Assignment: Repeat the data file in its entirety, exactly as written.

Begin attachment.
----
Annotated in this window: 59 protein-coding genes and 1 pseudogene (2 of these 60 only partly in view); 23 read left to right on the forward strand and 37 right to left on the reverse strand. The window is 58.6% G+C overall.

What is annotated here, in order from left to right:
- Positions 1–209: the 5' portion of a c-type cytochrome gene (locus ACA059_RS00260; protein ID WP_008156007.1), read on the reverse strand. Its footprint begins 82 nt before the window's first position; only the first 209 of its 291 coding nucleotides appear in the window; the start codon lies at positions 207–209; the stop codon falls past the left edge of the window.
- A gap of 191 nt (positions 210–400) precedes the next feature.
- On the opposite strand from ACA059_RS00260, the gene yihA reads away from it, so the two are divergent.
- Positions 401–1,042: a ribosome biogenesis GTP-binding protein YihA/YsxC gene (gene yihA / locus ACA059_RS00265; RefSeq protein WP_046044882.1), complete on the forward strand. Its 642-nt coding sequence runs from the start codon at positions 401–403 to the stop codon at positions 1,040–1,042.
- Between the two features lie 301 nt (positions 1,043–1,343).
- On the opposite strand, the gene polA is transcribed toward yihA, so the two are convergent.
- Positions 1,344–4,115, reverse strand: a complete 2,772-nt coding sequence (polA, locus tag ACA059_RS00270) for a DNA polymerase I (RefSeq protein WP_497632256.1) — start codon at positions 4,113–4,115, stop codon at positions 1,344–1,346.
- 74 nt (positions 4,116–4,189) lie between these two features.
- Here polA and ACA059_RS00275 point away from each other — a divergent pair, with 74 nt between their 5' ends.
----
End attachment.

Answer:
Annotated in this window: 59 protein-coding genes and 1 pseudogene (2 of these 60 only partly in view); 23 read left to right on the forward strand and 37 right to left on the reverse strand. The window is 58.6% G+C overall.

What is annotated here, in order from left to right:
- Positions 1–209: the 5' portion of a c-type cytochrome gene (locus ACA059_RS00260; protein ID WP_008156007.1), read on the reverse strand. Its footprint begins 82 nt before the window's first position; only the first 209 of its 291 coding nucleotides appear in the window; the start codon lies at positions 207–209; the stop codon falls past the left edge of the window.
- A gap of 191 nt (positions 210–400) precedes the next feature.
- On the opposite strand from ACA059_RS00260, the gene yihA reads away from it, so the two are divergent.
- Positions 401–1,042: a ribosome biogenesis GTP-binding protein YihA/YsxC gene (gene yihA / locus ACA059_RS00265; RefSeq protein WP_046044882.1), complete on the forward strand. Its 642-nt coding sequence runs from the start codon at positions 401–403 to the stop codon at positions 1,040–1,042.
- Between the two features lie 301 nt (positions 1,043–1,343).
- On the opposite strand, the gene polA is transcribed toward yihA, so the two are convergent.
- Positions 1,344–4,115, reverse strand: a complete 2,772-nt coding sequence (polA, locus tag ACA059_RS00270) for a DNA polymerase I (RefSeq protein WP_497632256.1) — start codon at positions 4,113–4,115, stop codon at positions 1,344–1,346.
- 74 nt (positions 4,116–4,189) lie between these two features.
- Here polA and ACA059_RS00275 point away from each other — a divergent pair, with 74 nt between their 5' ends.